The Wounded Heart of God

June 12, 2012
Cheryl Woelk |

"The Wounded Heart of God: The Asian Concept of Han and the Christian Doctrine of Sin" by Andrew Sung Park is not light bedtime reading. Yet, I think this is one of the most influential theological books that I have read. The thorough articulation of the concept of "han" fills the gap of what I have noticed in trauma studies and trauma healing resources.

Park begins by describing "han" and its effects on individuals, groups, and creation. While similar to the concept of historical and collective trauma, the concept of "han" also includes and overlaps with the experience and physical health of individuals. He quotes a Korean poet, Chi Ha Kim, who explains "han" as the people's "angry and sad sentiment turned inward, hardened and stuck to their hearts. Han is caused as one's outgoingness is blocked and pressed for an extended period of time by external oppression and exploitation." The experience of "han" includes words like bitterness, hurt, suffering, loss of dignity, and shame. 
Although there are many causes of "han," Park cites three as dominant reasons: the capitalist global economy, patriarchy, and racial and cultural discrimination. He says that these three systems are "anti-human" and thus "anti-Christian" and that they must be exposed if we are to deal effectively with the "han" in our societies.
Park then looks closely at the Christian concept of sin and the relationship to "han." They are intertwined with each other - victim and oppressor, revenge and cycles of violence - and with dynamics of guilt and shame throughout. There is no clear line, he says. Guilt and shame overlap, as do the experiences and participation in sin and "han." We are all a part of it.
Finally, Park explores what it might take to find the resolution of "han." He states, "To unravel han, we need to comprehend its nature. Han is frozen energy that can be unraveled either negatively or positively. If it explodes negatively, the han-ridden person may seek revenge, sometimes killing oppressors. If han implodes negatively, the han-ful person can slip into a fatalism that might develop into mental disorders or suicide. If han is unraveled positively, it can be converted into the fuel for transforming the social injustice which causes han in the first place and for building up a new community."
This is a hopeful look at an overwhelmingly discouraging topic and unfortunately Park's suggestions are only hints and what this positive unraveling looks like. He affirms that there are four essential aspects: awakening, understanding, envisioning, and engagement. We need to be awakened to our experiences of "han," the causes of it, and how we are involved in both. We also need to seek to understand "han," not just rationally, although trauma healing studies are very helpful, but also intuitively through our emotions, and incarnationally by implementing rational and intuitive understandings in daily life as we encounter people who suffer from signficant "han."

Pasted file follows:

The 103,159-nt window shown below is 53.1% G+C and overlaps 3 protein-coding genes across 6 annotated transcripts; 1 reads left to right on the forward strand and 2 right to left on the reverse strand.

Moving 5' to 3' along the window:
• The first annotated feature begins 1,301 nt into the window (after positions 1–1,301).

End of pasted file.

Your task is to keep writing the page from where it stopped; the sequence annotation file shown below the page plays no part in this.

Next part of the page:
As he moves to the concept of envisioning a new worldview, which reforms the systems that create han, Park calls on the church. He says that the concept of a "cosmic Eucharist" centred on love and reverence for all life is needed for a new worldview and that the global church community is responsible for living out the new systems that are envisioned. 
The final aspect of resolving "han" is engagement - the "compassionate confrontation" of "han" in the reality of individual and society's experience. This is the "working with" and "working through" of the ugliness of "han," in order to reach towards healing and a world more like that envisioned. This is the hard part of standing with those who experience violence and suffering and journeying with them on the path to unravelling the "han's thick energy" within them. We need to journey in humbleness and patience, knowing that we are on the same path.
Of course, the reality of this engagement is the difficult part. Yet Park's book offers another worldview for Christians for understanding and talking about the suffering around us. It is one that I think is needed.
Author Name: 
Cheryl Woelk
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